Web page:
By Eva Pils
In the course of my research on Chinese human rights lawyers over the past several years, I got to hear a lot about the techniques the government allegedly uses to control them. I came to refer to them as ‘fear techniques.’ They included tracking and following; soft detention; ‘being travelled;’ being asked in for ‘chats;’ criminal, administrative, and judicial detention; violent attacks; forced disappearance; torture and — in one or two particularly disturbing instances – brief spells of medically unmotivated, forced psychiatric detention (被精神病). Some of these techniques made some reference to legal rules, but in their actual use of these rules against human rights lawyers, the authorities invariably, and quite often egregiously, broke the law.
Those forcibly ‘disappeared,’ for example, were, in addition to being locked up, reportedly pressured to ‘confess’ and ‘repent.’ They usually also had to promise – in writing as well as in front of a camera recording their statements — that they would stop their work as human rights defenders: stop taking on certain kinds of cases, stop meeting each other, and so on. It did not matter that there were no crimes to confess to and that promises made under duress were not binding. As one lawyer commented in 2011, ‘Not only did they want to make you say that black was white, you also had to explain why black was white.’ The point, he thought, was to show who was master and show that no law — not even that of elementary logic — constrained the power he had tried to resist. The authorities using these fear techniques were intent on stopping the lawyers’ efforts to represent their clients and to challenge power abuses, while dreaming of (if not actually building) a better system.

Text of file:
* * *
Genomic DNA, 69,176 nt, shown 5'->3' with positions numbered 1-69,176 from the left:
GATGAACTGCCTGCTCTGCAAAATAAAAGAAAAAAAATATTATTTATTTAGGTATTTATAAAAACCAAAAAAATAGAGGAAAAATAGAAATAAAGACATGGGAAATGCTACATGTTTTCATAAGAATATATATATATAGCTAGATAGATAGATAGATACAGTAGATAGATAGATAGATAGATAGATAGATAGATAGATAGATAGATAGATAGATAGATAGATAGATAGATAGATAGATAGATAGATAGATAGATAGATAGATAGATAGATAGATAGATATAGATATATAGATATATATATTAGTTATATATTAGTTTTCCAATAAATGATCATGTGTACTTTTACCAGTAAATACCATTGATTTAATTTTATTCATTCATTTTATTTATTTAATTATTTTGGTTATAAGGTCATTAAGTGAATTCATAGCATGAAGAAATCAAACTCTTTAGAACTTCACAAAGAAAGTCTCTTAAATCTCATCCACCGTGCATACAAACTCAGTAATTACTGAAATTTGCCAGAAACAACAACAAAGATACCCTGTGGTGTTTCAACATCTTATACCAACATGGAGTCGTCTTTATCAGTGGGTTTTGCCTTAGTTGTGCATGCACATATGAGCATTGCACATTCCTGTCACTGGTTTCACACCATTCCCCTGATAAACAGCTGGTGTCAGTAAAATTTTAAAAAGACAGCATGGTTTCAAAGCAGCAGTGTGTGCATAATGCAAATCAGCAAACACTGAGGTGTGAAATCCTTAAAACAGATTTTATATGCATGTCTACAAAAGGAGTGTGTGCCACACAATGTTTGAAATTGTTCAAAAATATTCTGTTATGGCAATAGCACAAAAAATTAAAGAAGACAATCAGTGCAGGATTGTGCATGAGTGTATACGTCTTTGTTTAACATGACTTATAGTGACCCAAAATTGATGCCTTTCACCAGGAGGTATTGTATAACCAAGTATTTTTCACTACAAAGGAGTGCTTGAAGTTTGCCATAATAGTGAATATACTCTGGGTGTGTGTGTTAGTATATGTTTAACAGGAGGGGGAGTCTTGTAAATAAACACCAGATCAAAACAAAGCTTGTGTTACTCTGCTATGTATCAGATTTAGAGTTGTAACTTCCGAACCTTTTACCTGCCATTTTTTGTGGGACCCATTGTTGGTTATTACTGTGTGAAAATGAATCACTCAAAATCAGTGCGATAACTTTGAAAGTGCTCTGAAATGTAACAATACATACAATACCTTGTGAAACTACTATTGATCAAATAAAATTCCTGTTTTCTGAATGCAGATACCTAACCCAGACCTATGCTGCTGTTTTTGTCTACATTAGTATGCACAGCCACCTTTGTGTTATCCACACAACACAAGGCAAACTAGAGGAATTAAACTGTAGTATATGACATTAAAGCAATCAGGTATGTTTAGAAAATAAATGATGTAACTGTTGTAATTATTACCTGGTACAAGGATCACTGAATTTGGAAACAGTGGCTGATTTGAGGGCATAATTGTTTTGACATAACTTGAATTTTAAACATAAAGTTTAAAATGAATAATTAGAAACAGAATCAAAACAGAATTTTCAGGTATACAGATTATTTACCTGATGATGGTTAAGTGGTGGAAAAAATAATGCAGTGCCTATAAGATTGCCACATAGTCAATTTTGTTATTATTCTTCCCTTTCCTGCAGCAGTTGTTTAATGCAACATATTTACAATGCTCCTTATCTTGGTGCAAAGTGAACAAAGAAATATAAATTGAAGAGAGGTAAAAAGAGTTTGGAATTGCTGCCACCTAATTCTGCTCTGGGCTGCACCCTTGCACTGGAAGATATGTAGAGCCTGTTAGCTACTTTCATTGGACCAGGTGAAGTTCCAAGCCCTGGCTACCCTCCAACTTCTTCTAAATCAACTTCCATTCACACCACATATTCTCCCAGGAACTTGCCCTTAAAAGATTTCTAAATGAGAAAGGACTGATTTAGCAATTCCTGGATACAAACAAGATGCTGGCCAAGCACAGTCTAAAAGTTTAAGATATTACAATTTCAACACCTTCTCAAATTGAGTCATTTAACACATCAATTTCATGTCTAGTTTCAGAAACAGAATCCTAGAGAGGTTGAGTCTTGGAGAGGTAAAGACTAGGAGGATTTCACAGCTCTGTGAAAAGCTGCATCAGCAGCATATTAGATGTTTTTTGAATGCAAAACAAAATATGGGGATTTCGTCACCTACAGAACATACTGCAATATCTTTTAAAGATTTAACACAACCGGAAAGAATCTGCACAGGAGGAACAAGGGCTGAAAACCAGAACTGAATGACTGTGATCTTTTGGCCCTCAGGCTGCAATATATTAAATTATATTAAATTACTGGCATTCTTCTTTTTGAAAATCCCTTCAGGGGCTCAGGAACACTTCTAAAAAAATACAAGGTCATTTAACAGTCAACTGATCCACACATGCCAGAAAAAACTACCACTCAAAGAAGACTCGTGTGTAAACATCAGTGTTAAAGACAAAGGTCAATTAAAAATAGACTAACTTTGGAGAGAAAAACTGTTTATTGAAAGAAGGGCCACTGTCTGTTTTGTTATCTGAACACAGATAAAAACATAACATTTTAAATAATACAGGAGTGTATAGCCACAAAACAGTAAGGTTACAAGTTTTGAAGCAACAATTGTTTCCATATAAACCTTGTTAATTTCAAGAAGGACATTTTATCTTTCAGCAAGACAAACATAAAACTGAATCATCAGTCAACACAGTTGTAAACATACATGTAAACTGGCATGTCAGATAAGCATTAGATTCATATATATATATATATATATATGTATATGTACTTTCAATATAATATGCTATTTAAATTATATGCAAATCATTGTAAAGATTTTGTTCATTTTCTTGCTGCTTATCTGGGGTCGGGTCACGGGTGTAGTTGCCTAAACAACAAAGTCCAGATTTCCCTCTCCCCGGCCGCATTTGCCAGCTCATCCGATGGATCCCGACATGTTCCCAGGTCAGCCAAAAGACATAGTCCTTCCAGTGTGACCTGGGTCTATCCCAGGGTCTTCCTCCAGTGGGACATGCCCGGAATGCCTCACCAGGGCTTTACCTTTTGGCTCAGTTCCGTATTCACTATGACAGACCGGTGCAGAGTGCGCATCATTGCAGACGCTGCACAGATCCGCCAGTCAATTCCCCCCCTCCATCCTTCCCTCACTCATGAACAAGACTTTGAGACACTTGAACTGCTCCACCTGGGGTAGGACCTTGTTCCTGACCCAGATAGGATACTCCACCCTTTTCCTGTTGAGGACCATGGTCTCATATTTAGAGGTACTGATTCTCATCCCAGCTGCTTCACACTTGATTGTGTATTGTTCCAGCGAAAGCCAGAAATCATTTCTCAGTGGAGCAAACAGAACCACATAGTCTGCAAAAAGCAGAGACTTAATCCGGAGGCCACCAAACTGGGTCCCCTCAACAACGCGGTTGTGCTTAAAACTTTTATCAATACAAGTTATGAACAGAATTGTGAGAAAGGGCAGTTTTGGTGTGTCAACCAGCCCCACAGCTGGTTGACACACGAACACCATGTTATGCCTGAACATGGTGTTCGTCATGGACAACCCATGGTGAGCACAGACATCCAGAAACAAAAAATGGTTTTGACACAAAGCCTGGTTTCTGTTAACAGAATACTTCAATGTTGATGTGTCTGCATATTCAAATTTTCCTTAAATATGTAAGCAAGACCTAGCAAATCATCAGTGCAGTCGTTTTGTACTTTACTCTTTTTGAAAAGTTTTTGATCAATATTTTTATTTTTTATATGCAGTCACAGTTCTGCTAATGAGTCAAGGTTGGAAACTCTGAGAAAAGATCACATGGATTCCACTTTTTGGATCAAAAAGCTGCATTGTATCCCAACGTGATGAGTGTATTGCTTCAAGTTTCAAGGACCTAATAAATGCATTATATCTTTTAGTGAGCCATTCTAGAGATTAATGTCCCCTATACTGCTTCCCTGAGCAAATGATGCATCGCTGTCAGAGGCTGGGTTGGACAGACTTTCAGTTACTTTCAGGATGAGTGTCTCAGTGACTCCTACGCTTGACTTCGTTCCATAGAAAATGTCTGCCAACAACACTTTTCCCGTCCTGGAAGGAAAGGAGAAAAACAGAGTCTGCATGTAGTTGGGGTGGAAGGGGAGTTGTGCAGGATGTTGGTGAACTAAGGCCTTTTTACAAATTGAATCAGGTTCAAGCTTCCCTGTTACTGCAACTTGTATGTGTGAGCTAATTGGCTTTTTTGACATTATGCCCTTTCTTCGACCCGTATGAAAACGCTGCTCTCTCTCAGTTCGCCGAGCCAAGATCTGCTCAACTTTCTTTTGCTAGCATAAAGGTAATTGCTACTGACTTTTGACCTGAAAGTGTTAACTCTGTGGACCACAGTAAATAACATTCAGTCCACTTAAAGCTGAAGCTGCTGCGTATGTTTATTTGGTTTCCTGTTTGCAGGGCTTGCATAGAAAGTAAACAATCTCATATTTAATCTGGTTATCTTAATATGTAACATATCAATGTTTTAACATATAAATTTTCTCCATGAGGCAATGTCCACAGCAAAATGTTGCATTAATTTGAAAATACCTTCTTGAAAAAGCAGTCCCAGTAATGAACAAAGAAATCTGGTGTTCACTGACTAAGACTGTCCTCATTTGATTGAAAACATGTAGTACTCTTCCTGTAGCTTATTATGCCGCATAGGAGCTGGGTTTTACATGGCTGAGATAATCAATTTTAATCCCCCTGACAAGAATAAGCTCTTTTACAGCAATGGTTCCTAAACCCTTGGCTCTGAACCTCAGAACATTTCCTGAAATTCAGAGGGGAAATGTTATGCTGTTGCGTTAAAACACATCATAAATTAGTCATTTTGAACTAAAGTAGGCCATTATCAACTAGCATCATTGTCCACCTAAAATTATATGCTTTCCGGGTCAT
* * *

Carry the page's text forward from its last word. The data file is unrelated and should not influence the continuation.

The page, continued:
As the language of reform – according to a dictionary definition, ‘improvement or amendment of what is wrong, corrupt, unsatisfactory’ – which was so long considered axiomatic for discussions of the Chinese legal system, is now being questioned more widely, I would suggest that rule by fear should be considered as a centrally important element of the ‘new normal’ under Xi Jinping’s party leadership.